My current school is in the planning stages of going 1:1 so I along with the technology director for my school I attended Jeff Utecht’s Earcos session focused on school going 1:1. We were looking to glean some insight into what makes a 1:1 school successful.
Although not the focus of this post if you’d like to know Jeff’s stance on 1:1 you can take a look at why Jeff thinks schools should be 1:1. On May 13, 2009 Jeff wrote a blog entitled “What’s the Purpose of Going 1:1?” He starts off by saying he feels that “every high school student should have a laptop”. Pop on over and give his post a read, it’s well worth it.
Not only can you find justification for going 1:1 on “The Thinking Stick“, Jeff’s blog, but you can also find posts related to the “how to” questions and other 1:1 related posts. This is extremely helpful for smaller somewhat isolated schools such as the one that I work at.
One thing that I really appreciated about both Kim and Jeff was how open to sharing they were. The benefit of documentation really hit me in this particular session.
My mind made a shift away from how can this benefit my school to how can this benefit my community. The “community” I am talking about is what many refer to as a PLN or Personal Learning Network. My PLN is made up of a hodgepodge of educators spanning the globe and educational spectrum.
I can actually trace this way of thinking back to the 21st Century Learning conference in Hong Kong this past February. Lucky for me there were a little over a dozen people that I have worked with in the past who were attending the conference as well. We were all very excited to meet up and catch up. As the conference progressed and more content was discussed we all realized that each one of us was doing something cool and interesting with technology in our particular grade/content area/setting. Now historically it’s not that we haven’t shared what we are doing in the classroom with each other it’s just that often when we would spend time with each other outside of school we would make it a point to not “talk shop”. Being an educator can be an intense mental exercise and like everyone we need a break to recharge the batteries.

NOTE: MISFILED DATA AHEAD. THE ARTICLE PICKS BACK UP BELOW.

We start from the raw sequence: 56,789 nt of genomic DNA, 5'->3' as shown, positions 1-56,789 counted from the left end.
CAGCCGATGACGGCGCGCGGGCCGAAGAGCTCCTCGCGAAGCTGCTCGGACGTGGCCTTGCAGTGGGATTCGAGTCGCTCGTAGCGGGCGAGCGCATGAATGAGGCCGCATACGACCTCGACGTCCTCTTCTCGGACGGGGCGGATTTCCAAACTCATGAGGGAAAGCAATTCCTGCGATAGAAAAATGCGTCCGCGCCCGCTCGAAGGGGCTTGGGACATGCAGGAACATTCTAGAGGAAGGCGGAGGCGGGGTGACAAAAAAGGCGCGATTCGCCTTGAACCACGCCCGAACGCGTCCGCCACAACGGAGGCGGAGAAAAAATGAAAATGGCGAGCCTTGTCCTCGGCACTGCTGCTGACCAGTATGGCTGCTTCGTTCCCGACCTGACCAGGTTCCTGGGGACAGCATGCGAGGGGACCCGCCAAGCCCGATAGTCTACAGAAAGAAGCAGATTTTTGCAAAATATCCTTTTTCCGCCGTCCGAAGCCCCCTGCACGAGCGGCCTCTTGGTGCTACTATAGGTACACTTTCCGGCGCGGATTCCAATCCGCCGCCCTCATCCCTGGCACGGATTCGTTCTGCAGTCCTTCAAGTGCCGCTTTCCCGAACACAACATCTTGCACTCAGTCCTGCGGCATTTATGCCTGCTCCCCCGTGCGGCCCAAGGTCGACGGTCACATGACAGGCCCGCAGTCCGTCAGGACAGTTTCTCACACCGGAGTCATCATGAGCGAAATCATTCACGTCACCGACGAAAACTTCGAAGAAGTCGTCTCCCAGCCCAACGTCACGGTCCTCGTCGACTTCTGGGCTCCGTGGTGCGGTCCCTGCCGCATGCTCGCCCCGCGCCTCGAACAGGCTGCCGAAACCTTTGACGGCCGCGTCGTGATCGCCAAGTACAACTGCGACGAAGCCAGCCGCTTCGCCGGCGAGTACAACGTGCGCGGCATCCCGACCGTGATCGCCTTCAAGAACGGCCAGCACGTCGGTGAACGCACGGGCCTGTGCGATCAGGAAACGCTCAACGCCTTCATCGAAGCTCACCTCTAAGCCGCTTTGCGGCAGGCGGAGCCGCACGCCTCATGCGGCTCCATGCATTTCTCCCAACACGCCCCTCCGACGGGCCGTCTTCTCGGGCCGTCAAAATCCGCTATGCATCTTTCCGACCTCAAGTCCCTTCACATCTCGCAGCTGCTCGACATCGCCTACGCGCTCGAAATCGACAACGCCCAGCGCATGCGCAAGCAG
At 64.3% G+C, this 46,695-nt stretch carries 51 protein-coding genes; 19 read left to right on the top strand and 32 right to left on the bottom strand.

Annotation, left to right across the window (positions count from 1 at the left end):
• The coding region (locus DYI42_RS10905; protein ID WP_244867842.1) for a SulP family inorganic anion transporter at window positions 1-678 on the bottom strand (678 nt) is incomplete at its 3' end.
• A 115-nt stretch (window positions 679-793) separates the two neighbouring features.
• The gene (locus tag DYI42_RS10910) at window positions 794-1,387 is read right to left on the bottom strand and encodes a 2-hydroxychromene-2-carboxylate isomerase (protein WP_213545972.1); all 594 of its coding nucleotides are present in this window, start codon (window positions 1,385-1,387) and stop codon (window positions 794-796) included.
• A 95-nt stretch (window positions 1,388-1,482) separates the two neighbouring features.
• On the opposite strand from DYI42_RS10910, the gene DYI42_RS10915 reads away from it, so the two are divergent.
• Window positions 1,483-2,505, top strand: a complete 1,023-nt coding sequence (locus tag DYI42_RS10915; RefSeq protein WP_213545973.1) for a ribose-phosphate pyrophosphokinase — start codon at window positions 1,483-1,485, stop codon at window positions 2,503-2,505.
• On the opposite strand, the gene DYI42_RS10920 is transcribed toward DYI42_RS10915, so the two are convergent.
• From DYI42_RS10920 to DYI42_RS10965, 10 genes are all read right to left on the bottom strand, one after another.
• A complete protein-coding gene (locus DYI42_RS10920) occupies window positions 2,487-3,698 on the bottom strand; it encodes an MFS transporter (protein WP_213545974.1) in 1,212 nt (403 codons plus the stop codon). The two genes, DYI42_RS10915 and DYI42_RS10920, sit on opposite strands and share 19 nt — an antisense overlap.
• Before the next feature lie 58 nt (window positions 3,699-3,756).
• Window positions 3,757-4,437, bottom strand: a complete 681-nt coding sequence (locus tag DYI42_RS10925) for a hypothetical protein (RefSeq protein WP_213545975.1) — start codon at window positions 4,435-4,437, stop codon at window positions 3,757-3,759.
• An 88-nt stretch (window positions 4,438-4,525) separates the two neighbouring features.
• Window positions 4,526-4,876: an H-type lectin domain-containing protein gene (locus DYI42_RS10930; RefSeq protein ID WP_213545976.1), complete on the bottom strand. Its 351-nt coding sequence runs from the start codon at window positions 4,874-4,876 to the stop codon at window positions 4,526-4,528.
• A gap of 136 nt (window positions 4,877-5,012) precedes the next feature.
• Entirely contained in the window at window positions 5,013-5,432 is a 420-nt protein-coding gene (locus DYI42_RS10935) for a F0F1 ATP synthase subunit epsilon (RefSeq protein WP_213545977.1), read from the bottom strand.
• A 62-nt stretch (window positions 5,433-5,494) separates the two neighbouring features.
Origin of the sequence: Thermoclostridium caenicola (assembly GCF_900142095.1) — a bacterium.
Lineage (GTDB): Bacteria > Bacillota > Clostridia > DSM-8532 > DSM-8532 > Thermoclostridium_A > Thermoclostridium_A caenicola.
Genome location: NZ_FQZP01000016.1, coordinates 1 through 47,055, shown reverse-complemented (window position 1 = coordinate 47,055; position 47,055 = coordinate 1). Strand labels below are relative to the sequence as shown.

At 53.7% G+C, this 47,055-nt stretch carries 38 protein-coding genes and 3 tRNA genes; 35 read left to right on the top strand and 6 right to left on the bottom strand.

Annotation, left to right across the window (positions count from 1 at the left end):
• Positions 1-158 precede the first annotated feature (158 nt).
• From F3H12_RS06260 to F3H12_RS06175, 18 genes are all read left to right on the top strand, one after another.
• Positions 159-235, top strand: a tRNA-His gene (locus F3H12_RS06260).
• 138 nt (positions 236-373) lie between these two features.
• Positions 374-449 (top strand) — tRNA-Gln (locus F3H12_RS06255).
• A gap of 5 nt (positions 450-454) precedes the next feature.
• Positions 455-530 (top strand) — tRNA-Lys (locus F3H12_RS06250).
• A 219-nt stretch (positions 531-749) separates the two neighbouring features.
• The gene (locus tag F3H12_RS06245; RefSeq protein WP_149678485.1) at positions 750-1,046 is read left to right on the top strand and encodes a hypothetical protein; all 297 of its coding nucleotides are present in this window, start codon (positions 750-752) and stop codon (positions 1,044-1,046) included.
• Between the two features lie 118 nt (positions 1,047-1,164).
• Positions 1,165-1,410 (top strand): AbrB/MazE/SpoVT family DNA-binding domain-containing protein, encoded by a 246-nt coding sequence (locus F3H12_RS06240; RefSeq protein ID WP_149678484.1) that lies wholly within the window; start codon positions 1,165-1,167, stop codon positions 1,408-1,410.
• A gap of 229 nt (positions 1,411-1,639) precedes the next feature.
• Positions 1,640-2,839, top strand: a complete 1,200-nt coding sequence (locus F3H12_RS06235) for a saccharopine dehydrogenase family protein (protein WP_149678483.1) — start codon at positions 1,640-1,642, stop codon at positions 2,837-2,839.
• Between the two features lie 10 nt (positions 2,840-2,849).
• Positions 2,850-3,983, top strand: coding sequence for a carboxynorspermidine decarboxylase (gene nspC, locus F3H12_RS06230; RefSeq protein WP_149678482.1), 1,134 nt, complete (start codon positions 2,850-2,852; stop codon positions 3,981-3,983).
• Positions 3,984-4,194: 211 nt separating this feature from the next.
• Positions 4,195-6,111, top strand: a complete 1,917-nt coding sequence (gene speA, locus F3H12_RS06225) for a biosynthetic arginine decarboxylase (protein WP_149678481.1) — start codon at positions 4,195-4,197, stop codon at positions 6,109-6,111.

At one point during the 21st Century Learning Conference my colleague and friend Shwa turned to everyone and said “Man we should do this more often”. While he enjoys socializing with everyone as we all do what he meant was getting together to share ideas on a professional level. He realized, as everyone else did, that here was group of people that we know firsthand who have a wealth of knowledge and ideas and that we should be sharing these ideas with each other. We all realized that we needed to share these cool cutting edge ideas and practices with each other. I think we all have access to the ideas but seeing these ideas put into practice is what is less common. And this bring me back to my “epiphany” of sorts in Jeff’s session. This is why we need to document the things that we do. So that others can gleam from not only our knowledge but those of our community as well. The more we push out there the more people will be able to access all this incredible real world stuff that’s happening in classrooms all over the world.
Take my particular situation. I sometimes find it hard to locate ways that technology is being used effectively in the early years classroom. But I haven’t taken the time to document what I have been doing and put it out there for people just like me who are looking for stuff to do. I need to start putting it “out” there and in an essence I guess I need to start putting myself “out” there as well.
I know that’s not groundbreaking or new but what was new for me is that I need to make a shift from being merely a consumer of this knowledge but to a producer and contributer to this community I belong to.